The story of Vancouver’s oldest gay and lesbian library
Volunteer-run library has been helping young and old to come to terms with who they are for almost 40 years
Tucked away on the second floor of the UBC student union building is a volunteer-run library that has been one of the early engines of acceptance of LGBT2QIA + people in Vancouver.
Out on the Shelves (OOTS) was established on Davie Street in April 1983. Almost 40 years and several moves later, the library serves as the oldest queer library in town. Donna Devos was one of the 12 founding members of OOTS and took a trip down memory lane with Vancouver Is Awesome to talk about the history and social significance of the library.
In the 1980s, Devos came to Vancouver with his partner who had children in search of information on a complex question: should you come out to your children?
The couple arrived at the Vancouver Gay Community Center Society to find that the society had donated numerous books on gay and lesbian lifestyles. Eventually, with the help of the caring founding members of the library, OOTS was born.
A place of affirmation
A 35-year-old veteran of the Surrey Public Library itself, Devos recognized the important role the library served the gay community, especially in an era before internet access. Devos remembers parents looking for support at the library who had gay children.
“It was also just young people who just needed to find a place to kind of reaffirm what they were feeling,” said Devos.
The library offered all kinds of titles, all available free with a library card. These works included the pulp fiction works from Ann Bannon’s lesbian novels and other more erotic books.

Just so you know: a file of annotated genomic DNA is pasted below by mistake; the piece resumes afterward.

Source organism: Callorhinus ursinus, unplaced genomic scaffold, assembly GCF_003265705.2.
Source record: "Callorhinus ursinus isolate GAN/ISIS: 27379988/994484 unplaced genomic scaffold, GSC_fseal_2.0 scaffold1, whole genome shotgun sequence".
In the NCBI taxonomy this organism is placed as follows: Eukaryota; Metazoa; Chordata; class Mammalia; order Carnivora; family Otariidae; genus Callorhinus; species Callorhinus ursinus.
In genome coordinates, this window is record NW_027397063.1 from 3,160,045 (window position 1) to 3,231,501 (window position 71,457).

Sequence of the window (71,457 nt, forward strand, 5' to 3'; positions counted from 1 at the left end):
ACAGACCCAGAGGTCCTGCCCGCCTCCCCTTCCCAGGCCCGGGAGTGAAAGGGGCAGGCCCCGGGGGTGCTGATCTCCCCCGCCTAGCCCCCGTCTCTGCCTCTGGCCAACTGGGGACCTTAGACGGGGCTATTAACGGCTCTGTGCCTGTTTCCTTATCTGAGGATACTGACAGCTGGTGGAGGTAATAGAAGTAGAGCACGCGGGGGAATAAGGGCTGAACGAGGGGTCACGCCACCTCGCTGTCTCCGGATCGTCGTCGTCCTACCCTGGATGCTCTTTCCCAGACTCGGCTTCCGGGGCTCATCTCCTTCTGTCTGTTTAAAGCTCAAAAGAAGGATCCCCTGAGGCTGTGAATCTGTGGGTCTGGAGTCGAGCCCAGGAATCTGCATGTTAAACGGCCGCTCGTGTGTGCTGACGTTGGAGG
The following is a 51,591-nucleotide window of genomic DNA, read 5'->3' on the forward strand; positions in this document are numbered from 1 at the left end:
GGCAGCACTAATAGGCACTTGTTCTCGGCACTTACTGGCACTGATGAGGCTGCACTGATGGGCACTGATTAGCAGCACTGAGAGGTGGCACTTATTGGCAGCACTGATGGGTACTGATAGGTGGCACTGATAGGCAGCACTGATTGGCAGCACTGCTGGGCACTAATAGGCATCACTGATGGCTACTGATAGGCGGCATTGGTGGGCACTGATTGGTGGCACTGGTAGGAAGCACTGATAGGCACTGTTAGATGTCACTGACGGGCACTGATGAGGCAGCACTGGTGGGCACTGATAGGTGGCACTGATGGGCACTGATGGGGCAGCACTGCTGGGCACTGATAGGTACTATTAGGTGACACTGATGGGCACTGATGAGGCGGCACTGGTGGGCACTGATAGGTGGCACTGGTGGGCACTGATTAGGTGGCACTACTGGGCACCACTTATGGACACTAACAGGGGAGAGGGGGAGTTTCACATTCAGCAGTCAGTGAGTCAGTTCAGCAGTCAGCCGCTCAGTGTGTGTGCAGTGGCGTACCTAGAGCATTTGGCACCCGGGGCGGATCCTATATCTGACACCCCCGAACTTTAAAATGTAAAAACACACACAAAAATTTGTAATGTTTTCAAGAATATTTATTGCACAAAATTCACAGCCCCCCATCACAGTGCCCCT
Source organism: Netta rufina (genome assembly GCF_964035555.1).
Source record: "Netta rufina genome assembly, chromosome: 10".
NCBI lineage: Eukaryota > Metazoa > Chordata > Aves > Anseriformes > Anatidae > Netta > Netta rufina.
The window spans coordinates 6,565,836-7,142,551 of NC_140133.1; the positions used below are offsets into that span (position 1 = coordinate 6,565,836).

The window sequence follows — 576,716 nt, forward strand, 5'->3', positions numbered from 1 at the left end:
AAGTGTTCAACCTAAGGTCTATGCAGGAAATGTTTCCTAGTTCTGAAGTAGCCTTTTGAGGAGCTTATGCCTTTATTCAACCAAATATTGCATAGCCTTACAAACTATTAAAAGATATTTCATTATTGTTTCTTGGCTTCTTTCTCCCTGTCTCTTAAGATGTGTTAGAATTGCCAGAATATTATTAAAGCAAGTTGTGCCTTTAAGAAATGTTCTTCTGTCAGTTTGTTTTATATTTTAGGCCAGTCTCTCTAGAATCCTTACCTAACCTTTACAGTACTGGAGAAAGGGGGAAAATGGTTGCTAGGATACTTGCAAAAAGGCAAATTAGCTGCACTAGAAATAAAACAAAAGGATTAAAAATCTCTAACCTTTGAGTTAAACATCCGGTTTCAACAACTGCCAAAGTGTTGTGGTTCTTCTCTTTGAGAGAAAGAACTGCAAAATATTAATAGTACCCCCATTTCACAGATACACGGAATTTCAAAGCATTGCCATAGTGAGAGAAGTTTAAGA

“It was still the lifestyle reading that the kids, in particular, were curious to say that way,” Devos said.
Not your typical librarians
Devos recalled that the 12 founders of the library had contentious issues to resolve at the time. The idea of older men having access to magazines dealing with male-to-male love was one you’d be hard-pressed to get 12 people to agree on even today, Devos said.
Ultimately, however, the ideals of non-censorship librarians won out.
“We basically decided that if you were alone and old in your house and a book like this was something you used in the privacy of your own home without hurting anyone else, what was it? that mattered to us? ” Devos added that the books had not been distributed to the children.
This was not quite serious, for after the founders’ meetings adjourned there was still a lot of night to burn.
“Then we would all go to the pub afterwards and go our separate ways like demons until 1 in the morning,” Devos said with a laugh.
Small beginnings, big impact
Devos has dedicated 10 years to OOTS and through her volunteering has seen Vancouver’s LGBT2QIA + scene evolve and flourish. Young people were visiting the Surrey, Langley and Burnaby libraries, she said, all seeking support they couldn’t find in their own community.
“There was really nothing to say to anyone who felt this way what they felt was good,” she said. “I think it was essential actually, I think in a lot of ways it was essential for Vancouver at least… it was an essential part of Vancouver being very accepting of the gay community.”
Although Devos says there were elements in Vancouver that wanted to downplay the city’s gay pride, she says the pride parades were seen by many Vancouverites as a party everyone wanted to participate in.
“The first gay pride parades were a very low-key affair, but over the past 10 years they’ve grown into an entire community,” she added.
Part of the reason behind the growth in attendance at the Vancouver Pride parades, Devos attributes to another social change, welcoming these young and old into the community.
“It brought people of all ages together, from the very young like high school and college … to people in their 70s and 80s who have been locked up their entire lives,” Devos said. “Seeing it blossom to see these people finally get to come out and be proud of the life they’ve lived for all these years, so that was really reaffirming.”
For more information on library hours and accessibility, do not hesitate to visit The Out On The Shelves website.